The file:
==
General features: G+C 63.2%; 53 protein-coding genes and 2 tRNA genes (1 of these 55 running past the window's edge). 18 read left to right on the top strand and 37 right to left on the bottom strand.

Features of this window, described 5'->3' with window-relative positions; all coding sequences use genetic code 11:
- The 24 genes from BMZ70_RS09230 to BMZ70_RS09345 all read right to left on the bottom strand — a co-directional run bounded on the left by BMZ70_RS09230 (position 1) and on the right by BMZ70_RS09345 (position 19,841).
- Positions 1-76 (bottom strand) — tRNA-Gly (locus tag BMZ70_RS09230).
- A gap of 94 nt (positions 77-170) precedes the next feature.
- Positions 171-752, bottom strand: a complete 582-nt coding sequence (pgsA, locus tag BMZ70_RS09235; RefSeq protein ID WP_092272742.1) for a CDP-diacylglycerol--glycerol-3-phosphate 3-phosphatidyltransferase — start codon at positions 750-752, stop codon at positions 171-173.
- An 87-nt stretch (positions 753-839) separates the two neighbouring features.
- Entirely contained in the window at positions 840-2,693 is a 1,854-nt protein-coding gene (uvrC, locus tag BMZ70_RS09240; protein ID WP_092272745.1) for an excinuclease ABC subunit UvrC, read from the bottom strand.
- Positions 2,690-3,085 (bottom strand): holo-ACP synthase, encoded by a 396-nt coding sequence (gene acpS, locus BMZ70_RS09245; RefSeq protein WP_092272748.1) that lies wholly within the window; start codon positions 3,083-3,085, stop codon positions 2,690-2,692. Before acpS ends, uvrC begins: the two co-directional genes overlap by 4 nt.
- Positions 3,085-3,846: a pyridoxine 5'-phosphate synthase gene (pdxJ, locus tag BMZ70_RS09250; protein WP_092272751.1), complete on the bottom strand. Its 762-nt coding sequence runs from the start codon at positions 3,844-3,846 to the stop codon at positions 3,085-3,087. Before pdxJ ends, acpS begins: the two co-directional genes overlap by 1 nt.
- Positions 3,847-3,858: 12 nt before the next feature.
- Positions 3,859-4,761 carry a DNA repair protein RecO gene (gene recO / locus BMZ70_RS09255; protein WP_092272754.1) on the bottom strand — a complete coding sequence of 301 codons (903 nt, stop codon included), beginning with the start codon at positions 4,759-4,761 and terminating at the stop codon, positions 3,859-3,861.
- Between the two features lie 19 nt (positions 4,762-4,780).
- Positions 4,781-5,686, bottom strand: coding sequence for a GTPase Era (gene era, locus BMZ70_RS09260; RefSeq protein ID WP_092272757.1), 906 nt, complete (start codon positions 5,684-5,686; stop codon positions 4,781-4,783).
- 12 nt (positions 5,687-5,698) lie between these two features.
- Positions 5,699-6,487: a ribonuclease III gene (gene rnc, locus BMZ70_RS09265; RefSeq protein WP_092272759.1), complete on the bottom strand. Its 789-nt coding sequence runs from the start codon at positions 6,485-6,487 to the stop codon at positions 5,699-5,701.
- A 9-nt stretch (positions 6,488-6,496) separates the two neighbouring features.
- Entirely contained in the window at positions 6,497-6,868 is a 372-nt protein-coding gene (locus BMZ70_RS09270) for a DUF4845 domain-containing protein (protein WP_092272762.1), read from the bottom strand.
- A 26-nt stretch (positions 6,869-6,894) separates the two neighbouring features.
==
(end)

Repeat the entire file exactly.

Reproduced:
General features: G+C 63.2%; 53 protein-coding genes and 2 tRNA genes (1 of these 55 running past the window's edge). 18 read left to right on the top strand and 37 right to left on the bottom strand.

Features of this window, described 5'->3' with window-relative positions; all coding sequences use genetic code 11:
- The 24 genes from BMZ70_RS09230 to BMZ70_RS09345 all read right to left on the bottom strand — a co-directional run bounded on the left by BMZ70_RS09230 (position 1) and on the right by BMZ70_RS09345 (position 19,841).
- Positions 1-76 (bottom strand) — tRNA-Gly (locus tag BMZ70_RS09230).
- A gap of 94 nt (positions 77-170) precedes the next feature.
- Positions 171-752, bottom strand: a complete 582-nt coding sequence (pgsA, locus tag BMZ70_RS09235; RefSeq protein ID WP_092272742.1) for a CDP-diacylglycerol--glycerol-3-phosphate 3-phosphatidyltransferase — start codon at positions 750-752, stop codon at positions 171-173.
- An 87-nt stretch (positions 753-839) separates the two neighbouring features.
- Entirely contained in the window at positions 840-2,693 is a 1,854-nt protein-coding gene (uvrC, locus tag BMZ70_RS09240; protein ID WP_092272745.1) for an excinuclease ABC subunit UvrC, read from the bottom strand.
- Positions 2,690-3,085 (bottom strand): holo-ACP synthase, encoded by a 396-nt coding sequence (gene acpS, locus BMZ70_RS09245; RefSeq protein WP_092272748.1) that lies wholly within the window; start codon positions 3,083-3,085, stop codon positions 2,690-2,692. Before acpS ends, uvrC begins: the two co-directional genes overlap by 4 nt.
- Positions 3,085-3,846: a pyridoxine 5'-phosphate synthase gene (pdxJ, locus tag BMZ70_RS09250; protein WP_092272751.1), complete on the bottom strand. Its 762-nt coding sequence runs from the start codon at positions 3,844-3,846 to the stop codon at positions 3,085-3,087. Before pdxJ ends, acpS begins: the two co-directional genes overlap by 1 nt.
- Positions 3,847-3,858: 12 nt before the next feature.
- Positions 3,859-4,761 carry a DNA repair protein RecO gene (gene recO / locus BMZ70_RS09255; protein WP_092272754.1) on the bottom strand — a complete coding sequence of 301 codons (903 nt, stop codon included), beginning with the start codon at positions 4,759-4,761 and terminating at the stop codon, positions 3,859-3,861.
- Between the two features lie 19 nt (positions 4,762-4,780).
- Positions 4,781-5,686, bottom strand: coding sequence for a GTPase Era (gene era, locus BMZ70_RS09260; RefSeq protein ID WP_092272757.1), 906 nt, complete (start codon positions 5,684-5,686; stop codon positions 4,781-4,783).
- 12 nt (positions 5,687-5,698) lie between these two features.
- Positions 5,699-6,487: a ribonuclease III gene (gene rnc, locus BMZ70_RS09265; RefSeq protein WP_092272759.1), complete on the bottom strand. Its 789-nt coding sequence runs from the start codon at positions 6,485-6,487 to the stop codon at positions 5,699-5,701.
- A 9-nt stretch (positions 6,488-6,496) separates the two neighbouring features.
- Entirely contained in the window at positions 6,497-6,868 is a 372-nt protein-coding gene (locus BMZ70_RS09270) for a DUF4845 domain-containing protein (protein WP_092272762.1), read from the bottom strand.
- A 26-nt stretch (positions 6,869-6,894) separates the two neighbouring features.